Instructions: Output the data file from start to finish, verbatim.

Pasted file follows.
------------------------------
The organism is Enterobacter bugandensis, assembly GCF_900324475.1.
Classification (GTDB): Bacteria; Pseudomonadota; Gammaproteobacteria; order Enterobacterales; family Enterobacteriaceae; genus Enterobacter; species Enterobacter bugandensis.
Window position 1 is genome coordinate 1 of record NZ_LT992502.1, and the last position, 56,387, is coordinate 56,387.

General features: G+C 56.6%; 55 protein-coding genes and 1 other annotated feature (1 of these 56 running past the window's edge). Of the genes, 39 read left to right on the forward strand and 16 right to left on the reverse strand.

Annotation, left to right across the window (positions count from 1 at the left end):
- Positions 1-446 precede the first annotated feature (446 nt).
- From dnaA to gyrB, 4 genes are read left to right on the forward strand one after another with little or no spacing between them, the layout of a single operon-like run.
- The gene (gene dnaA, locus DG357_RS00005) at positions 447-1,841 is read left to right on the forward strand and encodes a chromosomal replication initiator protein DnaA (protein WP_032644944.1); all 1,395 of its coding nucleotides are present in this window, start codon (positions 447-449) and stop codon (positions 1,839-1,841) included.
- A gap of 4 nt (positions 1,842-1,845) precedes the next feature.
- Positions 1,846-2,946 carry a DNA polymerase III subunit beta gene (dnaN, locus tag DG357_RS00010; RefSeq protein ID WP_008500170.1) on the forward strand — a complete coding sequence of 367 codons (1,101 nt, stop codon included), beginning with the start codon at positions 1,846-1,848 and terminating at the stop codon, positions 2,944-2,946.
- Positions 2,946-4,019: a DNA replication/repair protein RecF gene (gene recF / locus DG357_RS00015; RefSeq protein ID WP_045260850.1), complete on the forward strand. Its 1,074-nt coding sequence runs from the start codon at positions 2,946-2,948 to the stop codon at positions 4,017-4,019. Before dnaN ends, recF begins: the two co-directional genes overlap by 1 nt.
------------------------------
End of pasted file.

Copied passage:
The organism is Enterobacter bugandensis, assembly GCF_900324475.1.
Classification (GTDB): Bacteria; Pseudomonadota; Gammaproteobacteria; order Enterobacterales; family Enterobacteriaceae; genus Enterobacter; species Enterobacter bugandensis.
Window position 1 is genome coordinate 1 of record NZ_LT992502.1, and the last position, 56,387, is coordinate 56,387.

General features: G+C 56.6%; 55 protein-coding genes and 1 other annotated feature (1 of these 56 running past the window's edge). Of the genes, 39 read left to right on the forward strand and 16 right to left on the reverse strand.

Annotation, left to right across the window (positions count from 1 at the left end):
- Positions 1-446 precede the first annotated feature (446 nt).
- From dnaA to gyrB, 4 genes are read left to right on the forward strand one after another with little or no spacing between them, the layout of a single operon-like run.
- The gene (gene dnaA, locus DG357_RS00005) at positions 447-1,841 is read left to right on the forward strand and encodes a chromosomal replication initiator protein DnaA (protein WP_032644944.1); all 1,395 of its coding nucleotides are present in this window, start codon (positions 447-449) and stop codon (positions 1,839-1,841) included.
- A gap of 4 nt (positions 1,842-1,845) precedes the next feature.
- Positions 1,846-2,946 carry a DNA polymerase III subunit beta gene (dnaN, locus tag DG357_RS00010; RefSeq protein ID WP_008500170.1) on the forward strand — a complete coding sequence of 367 codons (1,101 nt, stop codon included), beginning with the start codon at positions 1,846-1,848 and terminating at the stop codon, positions 2,944-2,946.
- Positions 2,946-4,019: a DNA replication/repair protein RecF gene (gene recF / locus DG357_RS00015; RefSeq protein ID WP_045260850.1), complete on the forward strand. Its 1,074-nt coding sequence runs from the start codon at positions 2,946-2,948 to the stop codon at positions 4,017-4,019. Before dnaN ends, recF begins: the two co-directional genes overlap by 1 nt.